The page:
Some people decide to read more books written by women and underrepresented writers. Others decide to try and read fewer YA novels featuring rail thin girls wearing big, foofy dresses on the cover... but, yeah. YA. Foofy dresses. It's a Thing. Less... Read the rest of this postAdd a Comment
To begin with, this isn't a YA novel. It's a crossover adult novel, recommended for older YA readers due to some violence and disturbing interactions and attitudes. Lila Bowen is a pseudonym for Delilah Dawson, a familiar YA author. If you like... Read the rest of this postAdd a Comment
Another Western with a youthful protagonist, Laura Anne Gilman's novel is the first in a sweeping new series. I read it -- passed it along to Tech Boy who also read it and said, "Wow, it just... worked." What's harder to say is... why. And we aren't... Read the rest of this postAdd a Comment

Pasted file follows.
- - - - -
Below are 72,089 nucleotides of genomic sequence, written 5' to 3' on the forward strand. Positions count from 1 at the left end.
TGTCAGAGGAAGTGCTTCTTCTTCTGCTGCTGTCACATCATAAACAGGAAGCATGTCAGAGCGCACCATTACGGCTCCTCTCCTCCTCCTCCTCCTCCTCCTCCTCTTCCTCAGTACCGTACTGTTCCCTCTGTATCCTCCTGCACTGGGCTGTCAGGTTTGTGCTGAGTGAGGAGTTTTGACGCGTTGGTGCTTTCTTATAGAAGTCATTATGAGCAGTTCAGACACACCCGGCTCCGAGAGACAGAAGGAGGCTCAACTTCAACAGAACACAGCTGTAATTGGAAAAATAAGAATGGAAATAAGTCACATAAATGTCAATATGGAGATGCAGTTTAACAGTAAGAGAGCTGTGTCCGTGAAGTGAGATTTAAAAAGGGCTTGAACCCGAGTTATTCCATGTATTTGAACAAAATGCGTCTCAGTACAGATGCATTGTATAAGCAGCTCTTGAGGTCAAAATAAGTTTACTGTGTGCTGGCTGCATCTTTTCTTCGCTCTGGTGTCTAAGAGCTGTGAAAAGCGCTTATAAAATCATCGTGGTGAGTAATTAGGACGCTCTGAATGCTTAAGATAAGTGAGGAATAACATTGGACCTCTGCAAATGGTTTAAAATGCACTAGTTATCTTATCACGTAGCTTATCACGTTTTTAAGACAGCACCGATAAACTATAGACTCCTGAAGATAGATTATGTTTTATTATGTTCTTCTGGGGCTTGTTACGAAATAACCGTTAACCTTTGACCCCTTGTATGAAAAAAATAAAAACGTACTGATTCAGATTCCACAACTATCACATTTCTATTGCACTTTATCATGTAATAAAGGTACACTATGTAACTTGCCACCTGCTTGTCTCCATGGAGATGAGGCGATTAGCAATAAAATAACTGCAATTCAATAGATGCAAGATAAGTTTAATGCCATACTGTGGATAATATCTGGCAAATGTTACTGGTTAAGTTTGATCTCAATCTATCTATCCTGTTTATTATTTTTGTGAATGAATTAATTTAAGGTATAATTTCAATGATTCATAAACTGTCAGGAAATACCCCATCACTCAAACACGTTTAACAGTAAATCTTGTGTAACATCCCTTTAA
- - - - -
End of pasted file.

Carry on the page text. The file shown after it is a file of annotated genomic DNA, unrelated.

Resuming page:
Welcome to our Mary Poppins chat–the final classics discussion for the year! At the end of the post, you’ll find info on how to tally up your reviews if you participated in 2015, as well as what we think we’ll be doing going forward. Wendy: I’ve literally seen the movie Mary Poppins over a hundred times. (What can I say, as a child, when I loved things, I loved them intensely.) I can’t remember how far into those viewings that I decided to read the books, but I was surprised to find how much I loved them–just as a much, but in a very different way. Layla: While I’ve definitely seen this movie several times, I don’t think I’ve ever read this book! So thanks for finally bringing this one to the front of my queue, Wendy. It was really different from what I was expecting, I’ve got to say –... Read more »Add a Comment